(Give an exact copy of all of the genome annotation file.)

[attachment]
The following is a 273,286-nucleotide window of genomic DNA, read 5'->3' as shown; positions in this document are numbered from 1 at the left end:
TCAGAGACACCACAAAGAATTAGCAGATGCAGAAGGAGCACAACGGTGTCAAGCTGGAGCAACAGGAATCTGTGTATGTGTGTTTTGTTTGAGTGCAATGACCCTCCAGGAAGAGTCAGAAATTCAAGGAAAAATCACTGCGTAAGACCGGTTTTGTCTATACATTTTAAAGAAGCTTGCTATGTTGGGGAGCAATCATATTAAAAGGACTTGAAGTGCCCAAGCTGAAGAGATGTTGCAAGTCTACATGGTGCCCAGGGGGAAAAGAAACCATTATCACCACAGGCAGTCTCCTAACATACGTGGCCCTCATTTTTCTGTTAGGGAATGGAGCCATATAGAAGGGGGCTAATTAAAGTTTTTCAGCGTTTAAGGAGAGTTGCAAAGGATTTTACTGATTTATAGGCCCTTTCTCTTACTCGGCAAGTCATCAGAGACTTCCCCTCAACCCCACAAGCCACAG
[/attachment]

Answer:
The following is a 273,286-nucleotide window of genomic DNA, read 5'->3' as shown; positions in this document are numbered from 1 at the left end:
TCAGAGACACCACAAAGAATTAGCAGATGCAGAAGGAGCACAACGGTGTCAAGCTGGAGCAACAGGAATCTGTGTATGTGTGTTTTGTTTGAGTGCAATGACCCTCCAGGAAGAGTCAGAAATTCAAGGAAAAATCACTGCGTAAGACCGGTTTTGTCTATACATTTTAAAGAAGCTTGCTATGTTGGGGAGCAATCATATTAAAAGGACTTGAAGTGCCCAAGCTGAAGAGATGTTGCAAGTCTACATGGTGCCCAGGGGGAAAAGAAACCATTATCACCACAGGCAGTCTCCTAACATACGTGGCCCTCATTTTTCTGTTAGGGAATGGAGCCATATAGAAGGGGGCTAATTAAAGTTTTTCAGCGTTTAAGGAGAGTTGCAAAGGATTTTACTGATTTATAGGCCCTTTCTCTTACTCGGCAAGTCATCAGAGACTTCCCCTCAACCCCACAAGCCACAG